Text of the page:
Renewable Energy Drives Investment in Transmission
At the Transmission Summit in Washington DC last week, John Caldwell from the Edison Electric Institute referred to an Edison sponsored 2008 research report Transforming America's Power Industry, The Investment Challenge 2010-2030 by the Brattle Group (I blogged about this previously) that examines the total investment that would be required to respond to increased energy demand and make US power generation more environmentally gentle by taking advantage of energy efficiency (EE) and demand response (DR) programs.
Brattle's most likely scenario is based on the U.S. Department of Energy’s Energy Information Administration's (EIA) Annual Energy Outlook (AEO) forecast with the addition of realistically achievable EE and DR programs, but without any new federal carbon policy. It is based on a forecast of likely customer behavior and takes into account existing market, financial, political, and regulatory barriers that are likely to limit the amount of savings that might be achievable through EE and DR programs. Brattle projected that implementation of realistically achievable EE and DR programs by electric utilities would reduce the need for new generation capacity significantly, dropping the AEO-based forecast from 214 GW to 133 GW (38 percent), with an estimated investment cost of $505 billion for 2010-2030.
To this will require an investment in transmission and distribution that exceeds the generation investment. Brattle estimated a $298 billion investment for transmission and $582 billion for distribution. These investments will enable the electric power industry to integrate 39 GW of renewable energy mandated under state renewable portfolio standards (RPS) programs and continue the installation of a smart grid. These estimates include at least part of the $160 billion cost of the smart grid (originally called "intelligrid") as envisaged by EPRI.
For example, NREL and AEP have proposed a massive national transmission network to bring wind generated power to population centres. The network would mean 19,000 miles of new 765 kV
transmission lines which includes existing
765 kV project proposals. The estimated total cost of this proposal is $60 billion.
Unlike the EU and China where there are strong national goals for renewable generation, in the US weaker state RPS programs are the driving force behind programs to increase the share of renewable generation. The result was described as balkanization by several speakers because each state is developing its own approach to renewable energy, which may not be the lowest cost option. The single biggest issue that I heard over and over again is cost allocation, how the cost of new (interstate) transmission lines is going to be spread among all the stakeholders. However, the Electric Power Act of 2005 requires the Department of Energy to designate National Interest Electric Transmission Corridors where there are significant transmission limitations adversely affecting the public. The Federal Energy Regulatory Commission may authorize federal permits for transmission projects in these regions. To date this has been done in the Northeast and the Southwest.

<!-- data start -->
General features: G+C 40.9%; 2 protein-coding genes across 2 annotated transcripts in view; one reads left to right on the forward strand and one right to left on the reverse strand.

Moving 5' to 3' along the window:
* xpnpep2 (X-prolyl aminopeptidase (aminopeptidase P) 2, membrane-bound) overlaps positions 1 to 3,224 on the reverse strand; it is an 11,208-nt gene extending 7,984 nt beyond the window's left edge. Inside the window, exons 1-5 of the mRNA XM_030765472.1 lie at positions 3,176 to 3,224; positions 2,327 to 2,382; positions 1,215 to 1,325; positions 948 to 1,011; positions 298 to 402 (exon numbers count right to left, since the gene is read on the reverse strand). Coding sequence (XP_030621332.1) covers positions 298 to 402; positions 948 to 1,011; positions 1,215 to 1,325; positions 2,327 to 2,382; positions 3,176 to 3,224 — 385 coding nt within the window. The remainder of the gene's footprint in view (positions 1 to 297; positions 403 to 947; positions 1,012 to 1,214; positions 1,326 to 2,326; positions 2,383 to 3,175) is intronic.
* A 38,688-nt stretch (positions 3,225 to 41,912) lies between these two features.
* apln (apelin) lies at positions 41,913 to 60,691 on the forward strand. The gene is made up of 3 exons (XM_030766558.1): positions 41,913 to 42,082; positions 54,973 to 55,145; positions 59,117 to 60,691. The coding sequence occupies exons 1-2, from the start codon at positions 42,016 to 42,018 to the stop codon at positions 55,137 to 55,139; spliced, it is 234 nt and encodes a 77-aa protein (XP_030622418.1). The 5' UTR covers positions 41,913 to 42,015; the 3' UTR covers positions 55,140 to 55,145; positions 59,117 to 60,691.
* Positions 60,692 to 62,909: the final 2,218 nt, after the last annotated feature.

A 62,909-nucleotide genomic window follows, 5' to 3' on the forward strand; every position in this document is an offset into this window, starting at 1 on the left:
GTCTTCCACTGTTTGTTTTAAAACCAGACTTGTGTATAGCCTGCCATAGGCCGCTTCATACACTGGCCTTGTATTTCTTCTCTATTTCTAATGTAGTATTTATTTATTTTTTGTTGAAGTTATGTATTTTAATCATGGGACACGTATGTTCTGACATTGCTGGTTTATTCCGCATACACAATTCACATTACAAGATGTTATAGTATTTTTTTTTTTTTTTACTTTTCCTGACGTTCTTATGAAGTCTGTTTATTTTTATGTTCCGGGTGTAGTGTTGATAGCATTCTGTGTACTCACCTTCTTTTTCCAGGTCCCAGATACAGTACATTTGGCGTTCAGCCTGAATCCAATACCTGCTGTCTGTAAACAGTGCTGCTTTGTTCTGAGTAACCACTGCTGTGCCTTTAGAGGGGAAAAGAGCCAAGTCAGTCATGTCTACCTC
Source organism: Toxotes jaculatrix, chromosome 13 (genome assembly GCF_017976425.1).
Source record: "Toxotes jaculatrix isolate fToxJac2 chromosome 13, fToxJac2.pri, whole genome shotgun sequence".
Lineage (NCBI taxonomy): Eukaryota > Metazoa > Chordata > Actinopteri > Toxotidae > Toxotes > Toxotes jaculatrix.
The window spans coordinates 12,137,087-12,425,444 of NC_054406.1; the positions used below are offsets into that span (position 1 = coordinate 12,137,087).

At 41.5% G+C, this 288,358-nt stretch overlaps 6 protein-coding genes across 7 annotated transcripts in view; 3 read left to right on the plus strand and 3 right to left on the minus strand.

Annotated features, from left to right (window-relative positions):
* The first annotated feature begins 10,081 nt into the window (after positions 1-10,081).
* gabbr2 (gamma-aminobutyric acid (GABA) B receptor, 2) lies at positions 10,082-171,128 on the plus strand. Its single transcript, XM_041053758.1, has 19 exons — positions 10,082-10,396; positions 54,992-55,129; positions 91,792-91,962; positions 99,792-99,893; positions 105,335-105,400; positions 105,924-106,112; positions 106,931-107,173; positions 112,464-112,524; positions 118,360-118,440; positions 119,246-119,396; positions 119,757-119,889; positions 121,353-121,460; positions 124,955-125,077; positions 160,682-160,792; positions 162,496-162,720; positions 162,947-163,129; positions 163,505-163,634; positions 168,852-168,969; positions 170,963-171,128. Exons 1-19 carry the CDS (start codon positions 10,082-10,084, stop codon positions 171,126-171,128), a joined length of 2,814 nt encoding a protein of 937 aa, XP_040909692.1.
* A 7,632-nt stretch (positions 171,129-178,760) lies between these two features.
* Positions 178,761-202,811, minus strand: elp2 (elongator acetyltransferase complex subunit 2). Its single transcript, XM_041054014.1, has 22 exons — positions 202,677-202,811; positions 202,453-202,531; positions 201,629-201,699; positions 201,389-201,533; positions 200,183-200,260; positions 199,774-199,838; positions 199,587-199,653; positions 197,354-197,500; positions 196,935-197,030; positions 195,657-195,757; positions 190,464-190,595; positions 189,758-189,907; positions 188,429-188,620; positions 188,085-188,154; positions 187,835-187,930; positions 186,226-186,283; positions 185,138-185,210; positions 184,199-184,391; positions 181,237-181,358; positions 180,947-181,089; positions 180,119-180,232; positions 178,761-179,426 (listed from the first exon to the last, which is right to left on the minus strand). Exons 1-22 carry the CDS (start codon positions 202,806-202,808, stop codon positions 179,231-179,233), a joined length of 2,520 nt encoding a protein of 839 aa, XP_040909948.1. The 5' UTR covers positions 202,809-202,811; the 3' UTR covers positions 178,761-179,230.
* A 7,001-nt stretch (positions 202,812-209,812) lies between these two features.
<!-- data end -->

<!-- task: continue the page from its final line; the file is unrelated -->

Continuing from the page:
- changing anything affects everything else
- they are dumb, for example, with the existing grid, it can take from 6 months to a year to analyze a
blackout to determine what happened.
- they have to be run below capacity (called "N-1") to prevent the kind of cascading blackout that occurred in the Northeast in 2003.
Power electronics such as synchrophasors (or PMUs) and other devices enables power system automation or the smart grid. Together these devices enable the real-time monitoring of power flows, situational awareness and control, and the self-managing grid.
HVDC Superconducting Cables
The Eastern Interconnection is the largest alternating current power grid in North America and arguably in the world with about 580 GW or 640 GW including Central Canada (in 2007) of generating capacity. It stretches from Central Canada to the US Atlantic coast (excluding Québec), South to Florida, and West to the Rocky Mountains. (excluding Texas). The other two major AC grids in the US are the Western Interconnection and the Texas Interconnection. Last year the Tres Amigas Project was announced with the intention of interconnecting the Eastern, Western and Texas Interconnections. The technology that is being proposed to do this is underground high voltage direct current (HVDC) superconducting cables each with a capacity of 5 GW. Superconducting HVDC cables can carry high volumes of power over long distances with low loss, approximately 2% for refrigeration that is independent of load and distance. Currently superconducting HVDC cables must be run underground, and as a rule of thumb underground can be up to 10 times more expensive than aerial.
Many speakers emphasized that the single biggest challenge in developing a new transmission line is permitting, getting the necessary approvals from government organizations including state regulators and local permitting agencies. This is so critical and essential that It is difficult to arrange financing until the necessary approvals are in place. The second major challenge is right of way (ROW), which involves negotiating with all of the landowners in the proposed right of way. The speakers emphasized that communication is the most effective way to overcome these hurdles. Truescape, who were present at the conference, provide 3D visualization technology for wind, solar and transmission projects that is designed to involve stakeholders in the design process. Precision 3D simulations reduce doubt and conjecture, help share information about complex projects among the project team and external stakeholders and promote transparency and trust among government regulators and permitting agencies.